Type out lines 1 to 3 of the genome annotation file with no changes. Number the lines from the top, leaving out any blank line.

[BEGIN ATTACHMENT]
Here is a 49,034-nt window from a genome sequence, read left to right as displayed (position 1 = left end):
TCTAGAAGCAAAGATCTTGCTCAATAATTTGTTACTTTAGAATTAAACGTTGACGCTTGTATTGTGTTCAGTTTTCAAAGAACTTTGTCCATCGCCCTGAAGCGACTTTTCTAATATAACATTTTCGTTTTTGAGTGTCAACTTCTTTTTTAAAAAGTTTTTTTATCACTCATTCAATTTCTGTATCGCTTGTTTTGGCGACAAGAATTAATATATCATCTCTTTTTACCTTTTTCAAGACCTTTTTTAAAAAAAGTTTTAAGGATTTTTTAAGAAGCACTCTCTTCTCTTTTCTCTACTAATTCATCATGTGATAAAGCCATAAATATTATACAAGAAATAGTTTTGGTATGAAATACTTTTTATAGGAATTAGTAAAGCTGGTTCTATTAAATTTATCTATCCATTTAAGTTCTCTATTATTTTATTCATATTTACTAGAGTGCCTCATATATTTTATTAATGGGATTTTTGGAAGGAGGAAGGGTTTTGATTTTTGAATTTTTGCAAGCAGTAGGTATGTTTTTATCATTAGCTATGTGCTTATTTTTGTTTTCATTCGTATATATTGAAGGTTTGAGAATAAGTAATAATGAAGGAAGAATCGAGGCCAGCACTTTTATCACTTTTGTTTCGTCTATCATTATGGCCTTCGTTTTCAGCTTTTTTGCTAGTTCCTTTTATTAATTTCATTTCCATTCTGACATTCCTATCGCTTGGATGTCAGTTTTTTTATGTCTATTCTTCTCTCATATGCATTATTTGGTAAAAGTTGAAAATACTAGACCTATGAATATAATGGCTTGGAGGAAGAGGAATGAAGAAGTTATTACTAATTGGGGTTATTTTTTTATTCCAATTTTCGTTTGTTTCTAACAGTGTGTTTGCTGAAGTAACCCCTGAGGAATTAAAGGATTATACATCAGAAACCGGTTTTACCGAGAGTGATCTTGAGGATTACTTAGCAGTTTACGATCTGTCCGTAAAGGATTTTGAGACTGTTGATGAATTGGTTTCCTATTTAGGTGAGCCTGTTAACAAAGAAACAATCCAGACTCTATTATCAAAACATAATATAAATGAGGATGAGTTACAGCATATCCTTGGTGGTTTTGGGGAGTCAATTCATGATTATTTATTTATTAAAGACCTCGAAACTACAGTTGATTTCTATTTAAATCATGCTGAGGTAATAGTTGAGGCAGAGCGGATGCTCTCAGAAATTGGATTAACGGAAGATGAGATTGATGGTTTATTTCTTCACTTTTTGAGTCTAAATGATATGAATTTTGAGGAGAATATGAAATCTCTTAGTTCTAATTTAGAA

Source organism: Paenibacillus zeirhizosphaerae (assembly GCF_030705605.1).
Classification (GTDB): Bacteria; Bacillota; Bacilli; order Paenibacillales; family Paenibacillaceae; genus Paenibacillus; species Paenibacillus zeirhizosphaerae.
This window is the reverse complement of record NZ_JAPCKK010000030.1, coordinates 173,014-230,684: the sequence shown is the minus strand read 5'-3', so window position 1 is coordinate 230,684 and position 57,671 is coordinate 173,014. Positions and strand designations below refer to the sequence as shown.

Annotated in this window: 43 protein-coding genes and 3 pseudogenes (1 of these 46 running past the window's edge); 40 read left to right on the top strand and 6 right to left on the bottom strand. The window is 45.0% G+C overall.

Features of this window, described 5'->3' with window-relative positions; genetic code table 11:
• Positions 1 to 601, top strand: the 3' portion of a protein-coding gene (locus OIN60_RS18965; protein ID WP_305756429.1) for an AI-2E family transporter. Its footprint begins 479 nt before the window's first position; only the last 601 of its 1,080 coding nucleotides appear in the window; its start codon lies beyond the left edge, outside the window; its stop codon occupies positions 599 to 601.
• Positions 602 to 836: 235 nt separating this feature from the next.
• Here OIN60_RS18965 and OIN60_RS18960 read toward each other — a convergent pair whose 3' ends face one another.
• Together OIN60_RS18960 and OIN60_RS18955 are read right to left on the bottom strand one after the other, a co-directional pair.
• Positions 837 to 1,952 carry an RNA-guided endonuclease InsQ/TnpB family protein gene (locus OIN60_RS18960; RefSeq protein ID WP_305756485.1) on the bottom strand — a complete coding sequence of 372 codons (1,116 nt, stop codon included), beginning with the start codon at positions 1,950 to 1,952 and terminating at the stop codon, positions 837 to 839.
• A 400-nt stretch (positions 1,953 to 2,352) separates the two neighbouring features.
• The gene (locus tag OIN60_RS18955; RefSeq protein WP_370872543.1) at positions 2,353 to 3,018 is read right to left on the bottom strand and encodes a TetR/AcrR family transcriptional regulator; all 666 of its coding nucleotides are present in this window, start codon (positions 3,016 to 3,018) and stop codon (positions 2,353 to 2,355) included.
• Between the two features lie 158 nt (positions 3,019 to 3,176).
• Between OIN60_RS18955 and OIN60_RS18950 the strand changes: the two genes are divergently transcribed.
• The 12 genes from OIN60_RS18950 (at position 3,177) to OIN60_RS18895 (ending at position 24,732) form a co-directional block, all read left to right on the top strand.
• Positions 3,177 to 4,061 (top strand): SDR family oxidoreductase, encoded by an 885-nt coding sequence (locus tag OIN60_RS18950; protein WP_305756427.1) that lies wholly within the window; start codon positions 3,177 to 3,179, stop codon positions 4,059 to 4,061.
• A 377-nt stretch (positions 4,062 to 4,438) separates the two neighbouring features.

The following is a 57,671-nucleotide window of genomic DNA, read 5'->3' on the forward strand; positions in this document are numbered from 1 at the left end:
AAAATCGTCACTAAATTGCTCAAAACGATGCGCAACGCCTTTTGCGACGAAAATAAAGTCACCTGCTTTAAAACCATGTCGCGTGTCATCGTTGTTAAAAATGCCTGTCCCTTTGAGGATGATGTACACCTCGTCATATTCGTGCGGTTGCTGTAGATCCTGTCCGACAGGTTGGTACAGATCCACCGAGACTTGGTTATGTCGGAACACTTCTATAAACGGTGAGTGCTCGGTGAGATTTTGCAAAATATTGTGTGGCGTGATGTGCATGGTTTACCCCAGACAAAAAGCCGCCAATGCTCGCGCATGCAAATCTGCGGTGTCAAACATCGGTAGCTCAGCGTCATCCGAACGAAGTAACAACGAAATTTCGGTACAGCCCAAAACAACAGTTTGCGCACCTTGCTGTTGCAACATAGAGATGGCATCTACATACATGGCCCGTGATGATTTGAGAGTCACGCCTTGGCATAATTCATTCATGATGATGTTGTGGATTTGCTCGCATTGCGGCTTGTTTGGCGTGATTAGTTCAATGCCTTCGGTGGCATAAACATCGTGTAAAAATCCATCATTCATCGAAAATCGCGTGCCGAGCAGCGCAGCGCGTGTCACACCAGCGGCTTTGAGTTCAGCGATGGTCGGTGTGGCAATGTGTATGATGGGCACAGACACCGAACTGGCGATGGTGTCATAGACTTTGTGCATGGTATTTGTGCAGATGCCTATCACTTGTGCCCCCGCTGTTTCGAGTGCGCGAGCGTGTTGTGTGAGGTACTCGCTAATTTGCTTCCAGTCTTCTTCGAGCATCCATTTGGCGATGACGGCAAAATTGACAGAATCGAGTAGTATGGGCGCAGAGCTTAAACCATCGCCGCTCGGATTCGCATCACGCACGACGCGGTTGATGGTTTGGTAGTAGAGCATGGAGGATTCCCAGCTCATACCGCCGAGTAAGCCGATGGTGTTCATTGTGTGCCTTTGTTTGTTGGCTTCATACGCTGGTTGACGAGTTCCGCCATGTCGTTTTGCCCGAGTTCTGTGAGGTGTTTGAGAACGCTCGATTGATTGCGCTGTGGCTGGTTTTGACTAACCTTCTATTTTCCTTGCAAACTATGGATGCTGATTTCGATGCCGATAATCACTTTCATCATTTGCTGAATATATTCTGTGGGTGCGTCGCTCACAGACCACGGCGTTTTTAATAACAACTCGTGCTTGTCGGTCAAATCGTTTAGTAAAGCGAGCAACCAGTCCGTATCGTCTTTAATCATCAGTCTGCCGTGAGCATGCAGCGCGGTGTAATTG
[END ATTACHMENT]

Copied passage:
Here is a 49,034-nt window from a genome sequence, read left to right as displayed (position 1 = left end):
TCTAGAAGCAAAGATCTTGCTCAATAATTTGTTACTTTAGAATTAAACGTTGACGCTTGTATTGTGTTCAGTTTTCAAAGAACTTTGTCCATCGCCCTGAAGCGACTTTTCTAATATAACATTTTCGTTTTTGAGTGTCAACTTCTTTTTTAAAAAGTTTTTTTATCACTCATTCAATTTCTGTATCGCTTGTTTTGGCGACAAGAATTAATATATCATCTCTTTTTACCTTTTTCAAGACCTTTTTTAAAAAAAGTTTTAAGGATTTTTTAAGAAGCACTCTCTTCTCTTTTCTCTACTAATTCATCATGTGATAAAGCCATAAATATTATACAAGAAATAGTTTTGGTATGAAATACTTTTTATAGGAATTAGTAAAGCTGGTTCTATTAAATTTATCTATCCATTTAAGTTCTCTATTATTTTATTCATATTTACTAGAGTGCCTCATATATTTTATTAATGGGATTTTTGGAAGGAGGAAGGGTTTTGATTTTTGAATTTTTGCAAGCAGTAGGTATGTTTTTATCATTAGCTATGTGCTTATTTTTGTTTTCATTCGTATATATTGAAGGTTTGAGAATAAGTAATAATGAAGGAAGAATCGAGGCCAGCACTTTTATCACTTTTGTTTCGTCTATCATTATGGCCTTCGTTTTCAGCTTTTTTGCTAGTTCCTTTTATTAATTTCATTTCCATTCTGACATTCCTATCGCTTGGATGTCAGTTTTTTTATGTCTATTCTTCTCTCATATGCATTATTTGGTAAAAGTTGAAAATACTAGACCTATGAATATAATGGCTTGGAGGAAGAGGAATGAAGAAGTTATTACTAATTGGGGTTATTTTTTTATTCCAATTTTCGTTTGTTTCTAACAGTGTGTTTGCTGAAGTAACCCCTGAGGAATTAAAGGATTATACATCAGAAACCGGTTTTACCGAGAGTGATCTTGAGGATTACTTAGCAGTTTACGATCTGTCCGTAAAGGATTTTGAGACTGTTGATGAATTGGTTTCCTATTTAGGTGAGCCTGTTAACAAAGAAACAATCCAGACTCTATTATCAAAACATAATATAAATGAGGATGAGTTACAGCATATCCTTGGTGGTTTTGGGGAGTCAATTCATGATTATTTATTTATTAAAGACCTCGAAACTACAGTTGATTTCTATTTAAATCATGCTGAGGTAATAGTTGAGGCAGAGCGGATGCTCTCAGAAATTGGATTAACGGAAGATGAGATTGATGGTTTATTTCTTCACTTTTTGAGTCTAAATGATATGAATTTTGAGGAGAATATGAAATCTCTTAGTTCTAATTTAGAA

Source organism: Paenibacillus zeirhizosphaerae (assembly GCF_030705605.1).